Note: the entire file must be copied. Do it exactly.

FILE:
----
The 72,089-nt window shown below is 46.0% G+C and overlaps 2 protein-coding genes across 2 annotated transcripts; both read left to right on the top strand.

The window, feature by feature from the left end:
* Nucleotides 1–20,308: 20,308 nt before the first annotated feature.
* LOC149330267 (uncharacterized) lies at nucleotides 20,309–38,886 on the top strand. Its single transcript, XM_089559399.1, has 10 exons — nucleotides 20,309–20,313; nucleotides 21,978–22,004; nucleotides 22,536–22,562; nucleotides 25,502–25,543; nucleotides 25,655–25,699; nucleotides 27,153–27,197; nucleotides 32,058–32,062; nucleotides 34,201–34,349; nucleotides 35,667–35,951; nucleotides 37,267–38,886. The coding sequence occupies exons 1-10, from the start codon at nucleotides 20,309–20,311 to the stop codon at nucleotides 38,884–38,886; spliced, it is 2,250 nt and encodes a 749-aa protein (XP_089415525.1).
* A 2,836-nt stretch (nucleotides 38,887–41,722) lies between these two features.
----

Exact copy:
The 72,089-nt window shown below is 46.0% G+C and overlaps 2 protein-coding genes across 2 annotated transcripts; both read left to right on the top strand.

The window, feature by feature from the left end:
* Nucleotides 1–20,308: 20,308 nt before the first annotated feature.
* LOC149330267 (uncharacterized) lies at nucleotides 20,309–38,886 on the top strand. Its single transcript, XM_089559399.1, has 10 exons — nucleotides 20,309–20,313; nucleotides 21,978–22,004; nucleotides 22,536–22,562; nucleotides 25,502–25,543; nucleotides 25,655–25,699; nucleotides 27,153–27,197; nucleotides 32,058–32,062; nucleotides 34,201–34,349; nucleotides 35,667–35,951; nucleotides 37,267–38,886. The coding sequence occupies exons 1-10, from the start codon at nucleotides 20,309–20,311 to the stop codon at nucleotides 38,884–38,886; spliced, it is 2,250 nt and encodes a 749-aa protein (XP_089415525.1).
* A 2,836-nt stretch (nucleotides 38,887–41,722) lies between these two features.